Ludwig Spaenle, founder of the Munich 1972 Massacre Memorial in Germany set up last September in memory of the victims of the 1972 Olympic Games, has been honoured by the Olympic Committee of Israel (OCI).
The Memorial is a memorial of the Munich Massacre, when the Palestinian terrorist group "Black September" took 11 Israeli Olympic team members hostage and killed them along with a German police officer.
Igal Carmi, President of the OCI, and Gilad Lustig, its secretary general, warmly welcomed Spaenle - formerly Bavarian Minister for Education and Culture - and the German Ambassador to Israel, Clemens Von Goetze.
"On behalf of all of us, I would like to thank very much Dr Spaenle for his outstanding efforts," Carmi said.
"We will always see him as a close friend."
Ilana Romano and Annecy Spitzer, respective widows of weightlifter Yossef Romano and fencing coach Andre Spitzer, thanked Spaenle on behalf of the bereaved families for his long-lasting commitment and outstanding work in helping establish the Memorial in Munich.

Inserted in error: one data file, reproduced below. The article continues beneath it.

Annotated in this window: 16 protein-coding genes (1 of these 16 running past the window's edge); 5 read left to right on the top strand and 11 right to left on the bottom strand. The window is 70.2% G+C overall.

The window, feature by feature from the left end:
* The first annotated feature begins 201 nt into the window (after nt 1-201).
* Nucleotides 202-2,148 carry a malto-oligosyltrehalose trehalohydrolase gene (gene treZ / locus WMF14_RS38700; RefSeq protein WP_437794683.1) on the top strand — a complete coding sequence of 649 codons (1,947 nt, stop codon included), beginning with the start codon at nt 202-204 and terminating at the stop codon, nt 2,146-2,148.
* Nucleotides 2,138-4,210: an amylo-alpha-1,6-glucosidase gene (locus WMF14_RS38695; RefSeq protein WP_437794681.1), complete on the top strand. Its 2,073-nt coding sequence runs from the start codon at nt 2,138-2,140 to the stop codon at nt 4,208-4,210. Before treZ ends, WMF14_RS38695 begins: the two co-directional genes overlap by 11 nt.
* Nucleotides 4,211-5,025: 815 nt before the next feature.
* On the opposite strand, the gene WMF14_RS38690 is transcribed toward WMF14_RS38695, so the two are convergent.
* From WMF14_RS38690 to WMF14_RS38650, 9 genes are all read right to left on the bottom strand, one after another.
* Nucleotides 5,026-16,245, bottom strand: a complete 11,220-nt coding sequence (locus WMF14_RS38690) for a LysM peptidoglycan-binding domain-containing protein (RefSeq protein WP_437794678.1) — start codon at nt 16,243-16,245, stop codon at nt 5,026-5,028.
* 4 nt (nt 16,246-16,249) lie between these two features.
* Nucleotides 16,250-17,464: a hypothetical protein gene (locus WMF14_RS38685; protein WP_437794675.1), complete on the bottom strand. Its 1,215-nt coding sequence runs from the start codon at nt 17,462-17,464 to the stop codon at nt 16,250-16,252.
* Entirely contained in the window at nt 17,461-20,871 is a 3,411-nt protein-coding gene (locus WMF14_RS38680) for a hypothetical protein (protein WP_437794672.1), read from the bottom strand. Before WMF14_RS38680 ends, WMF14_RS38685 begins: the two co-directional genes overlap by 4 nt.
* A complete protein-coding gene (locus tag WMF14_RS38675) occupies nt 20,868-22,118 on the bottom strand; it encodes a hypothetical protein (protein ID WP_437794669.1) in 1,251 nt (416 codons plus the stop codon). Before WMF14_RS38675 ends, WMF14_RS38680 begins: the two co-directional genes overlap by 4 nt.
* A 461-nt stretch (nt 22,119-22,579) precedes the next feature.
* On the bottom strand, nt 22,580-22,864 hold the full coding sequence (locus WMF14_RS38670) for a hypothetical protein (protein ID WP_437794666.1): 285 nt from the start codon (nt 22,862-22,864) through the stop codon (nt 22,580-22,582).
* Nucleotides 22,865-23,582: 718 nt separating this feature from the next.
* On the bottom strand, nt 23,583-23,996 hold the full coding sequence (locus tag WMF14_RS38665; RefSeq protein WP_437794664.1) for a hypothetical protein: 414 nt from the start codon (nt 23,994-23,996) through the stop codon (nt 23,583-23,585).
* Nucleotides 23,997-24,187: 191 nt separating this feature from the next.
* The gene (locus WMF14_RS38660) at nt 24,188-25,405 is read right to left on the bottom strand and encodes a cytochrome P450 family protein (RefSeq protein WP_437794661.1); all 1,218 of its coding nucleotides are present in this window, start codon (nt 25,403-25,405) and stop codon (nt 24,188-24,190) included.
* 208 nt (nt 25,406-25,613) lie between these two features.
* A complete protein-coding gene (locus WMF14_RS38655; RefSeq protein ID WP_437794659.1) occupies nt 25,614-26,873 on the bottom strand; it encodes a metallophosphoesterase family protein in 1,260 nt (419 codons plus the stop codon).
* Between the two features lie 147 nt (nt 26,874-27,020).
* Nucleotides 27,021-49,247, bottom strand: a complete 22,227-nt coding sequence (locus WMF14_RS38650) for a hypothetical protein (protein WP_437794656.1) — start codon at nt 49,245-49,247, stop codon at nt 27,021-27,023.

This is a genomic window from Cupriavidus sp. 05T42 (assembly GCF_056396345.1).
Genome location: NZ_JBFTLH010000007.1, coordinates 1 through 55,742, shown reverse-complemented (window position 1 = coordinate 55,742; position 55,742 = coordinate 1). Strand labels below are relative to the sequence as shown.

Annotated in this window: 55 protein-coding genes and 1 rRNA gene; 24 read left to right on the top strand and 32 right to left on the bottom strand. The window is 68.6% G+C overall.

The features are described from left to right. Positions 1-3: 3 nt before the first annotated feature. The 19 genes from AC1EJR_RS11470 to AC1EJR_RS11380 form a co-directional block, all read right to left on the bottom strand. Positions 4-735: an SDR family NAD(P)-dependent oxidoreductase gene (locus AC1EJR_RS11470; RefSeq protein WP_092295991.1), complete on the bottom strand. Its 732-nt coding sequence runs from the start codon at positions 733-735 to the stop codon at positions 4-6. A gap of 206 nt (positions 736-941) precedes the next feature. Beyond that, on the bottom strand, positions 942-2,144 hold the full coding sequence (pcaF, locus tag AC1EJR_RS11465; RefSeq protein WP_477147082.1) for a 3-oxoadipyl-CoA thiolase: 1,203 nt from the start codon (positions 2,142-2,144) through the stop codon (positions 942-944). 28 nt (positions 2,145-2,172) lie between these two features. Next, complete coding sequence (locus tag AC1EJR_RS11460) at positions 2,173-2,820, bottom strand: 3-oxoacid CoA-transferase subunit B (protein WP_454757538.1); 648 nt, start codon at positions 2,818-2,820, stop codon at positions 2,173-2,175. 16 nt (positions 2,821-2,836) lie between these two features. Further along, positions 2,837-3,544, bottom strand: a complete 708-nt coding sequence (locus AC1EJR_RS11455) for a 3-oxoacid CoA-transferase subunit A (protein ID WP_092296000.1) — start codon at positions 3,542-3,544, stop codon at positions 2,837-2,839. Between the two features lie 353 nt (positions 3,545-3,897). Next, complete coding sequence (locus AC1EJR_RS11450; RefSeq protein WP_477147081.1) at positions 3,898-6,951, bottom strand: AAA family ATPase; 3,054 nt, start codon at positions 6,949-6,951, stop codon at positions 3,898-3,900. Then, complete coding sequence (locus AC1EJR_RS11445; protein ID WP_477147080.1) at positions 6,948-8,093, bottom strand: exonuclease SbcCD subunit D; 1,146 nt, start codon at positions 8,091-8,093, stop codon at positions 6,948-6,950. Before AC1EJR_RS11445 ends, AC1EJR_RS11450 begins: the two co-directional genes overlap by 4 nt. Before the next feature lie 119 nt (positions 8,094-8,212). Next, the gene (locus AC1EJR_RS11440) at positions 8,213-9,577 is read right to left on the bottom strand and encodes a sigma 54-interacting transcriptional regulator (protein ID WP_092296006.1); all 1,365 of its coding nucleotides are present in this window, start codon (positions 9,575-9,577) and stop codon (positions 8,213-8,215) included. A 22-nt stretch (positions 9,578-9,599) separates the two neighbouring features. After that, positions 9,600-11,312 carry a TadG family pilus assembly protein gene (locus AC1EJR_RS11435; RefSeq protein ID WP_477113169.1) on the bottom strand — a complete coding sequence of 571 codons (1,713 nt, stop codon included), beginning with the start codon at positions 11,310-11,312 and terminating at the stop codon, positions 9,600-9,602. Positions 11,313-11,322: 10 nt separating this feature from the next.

Judoka Yael Arad, the first Israeli athlete to win an Olympic medal when she took silver in the under-61 kilograms class at Barcelona 1992, and gymnastics world champion Artium Dolgopiat also featured to in tributes to Spaenle.
Other Israeli Olympians, including sprinter Esther Roth-Shahamorov, sailor Vered Buskila and gymnast Neta Rivkin, took part in the ceremony.
"I was on the Olympic site [at Munich 1972] when the President of the International Olympic Committee [Avery Brundage] said that the Games should go on regardless of the massacre," Spaenle recalled.
"I thank God that gave me the strength to take part in this project - it is our mission to remember and commemorate them, to cherish their memory."